Communication Dynamics of Candlelight Protests in Korea

By: Choi SunYoung   Eunji Ko   Kumhee Jung  

The candlelight protests of south Korea from 2016 to 2017 became a new milestone in the history of modern democracy. First, we set an unprecedented record of scale. The first candlelight vigil attendance was about 50,000 people, but over seventeen million people participated twenty-three times. Second, these mass demonstrations were held peacefully for seven months without armed conflict or bloodshed. The protests were held at various events such as rock music performances and free speech on the outdoor stage, and many family members participated together in a festive atmosphere. Third, the peaceful candlelight protests in Korea are the result of Internet grassroots democracy. The first candlelight vigils in Korea in the twenty-first century began in 2002 when a citizen reporter from the Internet newspaper ‘Oh my News’ proposed a memorial service for the schoolgirls who were victimized by US military vehicles. This candlelight protest has been displayed for several months in a form of peaceful assembly. From now on, the value of 'peace' is very important as Korea's unique candlelight demonstration culture from 2004 against former President Roh Moo-hyun's impeachment issues, the urging of renegotiation of FTA in 2008, Gwanghwamun protests to identify the truth of ‘Sewol’ Ferry tragedy from 2014 to 2016. This study analyzes tweets from the first through sixth of Korea’s candlelight vigils in 2016. We analyze tweets from this period with Dynamic Topic Modeling (DTM) method, exploring how massive rallies can be held regularly and peacefully every week.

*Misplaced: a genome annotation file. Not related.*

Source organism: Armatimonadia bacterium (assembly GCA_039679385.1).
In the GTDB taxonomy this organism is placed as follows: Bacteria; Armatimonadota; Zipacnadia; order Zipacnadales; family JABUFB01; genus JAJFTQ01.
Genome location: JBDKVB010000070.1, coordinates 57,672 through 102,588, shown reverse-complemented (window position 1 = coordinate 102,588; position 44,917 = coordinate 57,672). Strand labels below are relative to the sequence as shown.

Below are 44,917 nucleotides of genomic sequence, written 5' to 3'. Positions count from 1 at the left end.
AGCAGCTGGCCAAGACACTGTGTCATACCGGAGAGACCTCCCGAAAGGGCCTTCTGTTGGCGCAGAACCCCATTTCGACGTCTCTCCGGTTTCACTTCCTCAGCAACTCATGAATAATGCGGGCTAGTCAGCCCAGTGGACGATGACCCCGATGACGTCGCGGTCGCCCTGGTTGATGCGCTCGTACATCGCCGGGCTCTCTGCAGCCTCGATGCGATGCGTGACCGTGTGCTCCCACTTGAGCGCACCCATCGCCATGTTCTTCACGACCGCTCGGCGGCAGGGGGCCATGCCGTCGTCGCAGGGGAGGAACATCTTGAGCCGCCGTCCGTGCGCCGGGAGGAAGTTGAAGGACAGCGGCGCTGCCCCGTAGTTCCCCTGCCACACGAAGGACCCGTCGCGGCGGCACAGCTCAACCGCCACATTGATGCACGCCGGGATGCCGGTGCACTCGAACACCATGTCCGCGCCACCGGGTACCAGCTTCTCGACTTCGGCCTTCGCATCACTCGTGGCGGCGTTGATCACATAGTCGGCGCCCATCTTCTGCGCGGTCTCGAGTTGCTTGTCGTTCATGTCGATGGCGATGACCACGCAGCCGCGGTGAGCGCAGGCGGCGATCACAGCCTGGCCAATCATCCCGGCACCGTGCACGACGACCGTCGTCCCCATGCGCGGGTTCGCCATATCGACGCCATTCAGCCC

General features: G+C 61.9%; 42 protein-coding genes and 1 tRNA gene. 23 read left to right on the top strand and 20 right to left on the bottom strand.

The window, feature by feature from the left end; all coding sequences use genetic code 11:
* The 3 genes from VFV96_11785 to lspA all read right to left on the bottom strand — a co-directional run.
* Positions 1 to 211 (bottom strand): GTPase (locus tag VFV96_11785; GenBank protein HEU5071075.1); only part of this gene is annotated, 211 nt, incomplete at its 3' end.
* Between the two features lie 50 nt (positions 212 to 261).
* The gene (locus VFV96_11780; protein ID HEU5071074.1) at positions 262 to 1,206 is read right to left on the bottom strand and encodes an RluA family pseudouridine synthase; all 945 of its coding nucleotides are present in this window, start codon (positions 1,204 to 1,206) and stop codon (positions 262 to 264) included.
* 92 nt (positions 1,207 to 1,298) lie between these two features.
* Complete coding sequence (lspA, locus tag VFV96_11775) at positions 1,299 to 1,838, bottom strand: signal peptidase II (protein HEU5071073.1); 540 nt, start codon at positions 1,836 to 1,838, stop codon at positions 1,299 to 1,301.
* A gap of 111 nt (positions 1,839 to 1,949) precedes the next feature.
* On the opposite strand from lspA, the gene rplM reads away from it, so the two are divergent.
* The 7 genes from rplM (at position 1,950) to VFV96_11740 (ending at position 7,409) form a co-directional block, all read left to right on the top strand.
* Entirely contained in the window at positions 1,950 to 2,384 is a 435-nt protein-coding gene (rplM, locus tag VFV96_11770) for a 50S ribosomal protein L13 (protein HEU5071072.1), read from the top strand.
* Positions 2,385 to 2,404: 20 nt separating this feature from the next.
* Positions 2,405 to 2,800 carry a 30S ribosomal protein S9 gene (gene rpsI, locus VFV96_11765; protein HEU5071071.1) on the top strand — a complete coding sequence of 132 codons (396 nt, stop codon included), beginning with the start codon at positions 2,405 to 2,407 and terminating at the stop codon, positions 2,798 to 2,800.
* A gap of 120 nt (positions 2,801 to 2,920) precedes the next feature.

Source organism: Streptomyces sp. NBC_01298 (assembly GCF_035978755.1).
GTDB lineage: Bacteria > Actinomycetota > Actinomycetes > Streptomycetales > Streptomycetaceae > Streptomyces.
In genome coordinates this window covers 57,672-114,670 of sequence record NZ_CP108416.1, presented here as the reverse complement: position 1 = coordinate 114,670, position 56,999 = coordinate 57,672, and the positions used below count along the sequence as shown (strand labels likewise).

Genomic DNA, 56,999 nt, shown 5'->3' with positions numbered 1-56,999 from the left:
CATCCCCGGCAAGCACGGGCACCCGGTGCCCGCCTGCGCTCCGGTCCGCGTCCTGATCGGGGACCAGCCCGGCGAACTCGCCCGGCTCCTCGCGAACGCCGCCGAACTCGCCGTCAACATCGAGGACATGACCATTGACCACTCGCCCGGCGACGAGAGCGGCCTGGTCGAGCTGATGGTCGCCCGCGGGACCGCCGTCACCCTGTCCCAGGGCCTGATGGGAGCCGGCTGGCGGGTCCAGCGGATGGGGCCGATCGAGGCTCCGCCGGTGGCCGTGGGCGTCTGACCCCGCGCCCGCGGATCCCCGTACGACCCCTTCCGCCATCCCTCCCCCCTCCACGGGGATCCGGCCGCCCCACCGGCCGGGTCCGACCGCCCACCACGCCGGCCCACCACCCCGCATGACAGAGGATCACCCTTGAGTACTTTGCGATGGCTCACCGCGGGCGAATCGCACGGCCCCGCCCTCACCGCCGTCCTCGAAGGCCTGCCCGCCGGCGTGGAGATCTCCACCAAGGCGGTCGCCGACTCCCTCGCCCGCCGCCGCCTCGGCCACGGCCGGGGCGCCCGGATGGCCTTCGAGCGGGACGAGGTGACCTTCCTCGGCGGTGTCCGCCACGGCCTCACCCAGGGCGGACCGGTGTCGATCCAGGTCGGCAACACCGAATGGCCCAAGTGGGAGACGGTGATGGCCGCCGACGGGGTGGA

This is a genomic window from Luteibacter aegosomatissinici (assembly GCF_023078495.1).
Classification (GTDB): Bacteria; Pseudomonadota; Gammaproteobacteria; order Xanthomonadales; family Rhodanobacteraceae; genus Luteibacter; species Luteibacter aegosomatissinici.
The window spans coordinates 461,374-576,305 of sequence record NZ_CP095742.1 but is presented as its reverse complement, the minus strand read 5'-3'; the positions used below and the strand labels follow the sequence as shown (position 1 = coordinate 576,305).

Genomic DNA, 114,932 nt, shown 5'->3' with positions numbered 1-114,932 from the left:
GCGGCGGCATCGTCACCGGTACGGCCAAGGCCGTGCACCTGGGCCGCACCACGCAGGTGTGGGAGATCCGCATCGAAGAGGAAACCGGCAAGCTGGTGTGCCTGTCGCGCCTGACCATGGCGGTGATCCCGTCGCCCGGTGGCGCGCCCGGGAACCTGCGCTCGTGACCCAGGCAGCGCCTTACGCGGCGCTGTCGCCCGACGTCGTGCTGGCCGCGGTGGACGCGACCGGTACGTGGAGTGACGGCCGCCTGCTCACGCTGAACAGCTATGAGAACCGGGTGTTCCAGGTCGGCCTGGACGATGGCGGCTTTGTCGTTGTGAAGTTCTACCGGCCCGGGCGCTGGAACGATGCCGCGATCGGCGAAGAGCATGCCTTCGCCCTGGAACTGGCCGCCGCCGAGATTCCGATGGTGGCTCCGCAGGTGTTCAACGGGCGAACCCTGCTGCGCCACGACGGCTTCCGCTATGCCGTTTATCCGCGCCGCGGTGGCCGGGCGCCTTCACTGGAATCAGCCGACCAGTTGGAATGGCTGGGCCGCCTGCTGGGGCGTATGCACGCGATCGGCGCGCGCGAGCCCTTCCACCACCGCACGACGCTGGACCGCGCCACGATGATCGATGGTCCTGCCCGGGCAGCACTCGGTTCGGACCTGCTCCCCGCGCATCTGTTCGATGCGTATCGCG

Candlelight Protests, DTM
Media Cultures
Paper Presentation in a Themed Session

Prof. Choi SunYoung

Special Appointment Professor, Creative Academy of Eco Science, Ewha Womans University

Eunji Ko

Ph.D, Ewha Womans University, South Korea
-, South Korea

Miss Kumhee Jung

Graduate student , Interdisciplinary Program of EcoCreative, Ewha Womans University, South Korea
Seodaemun-gu, South Korea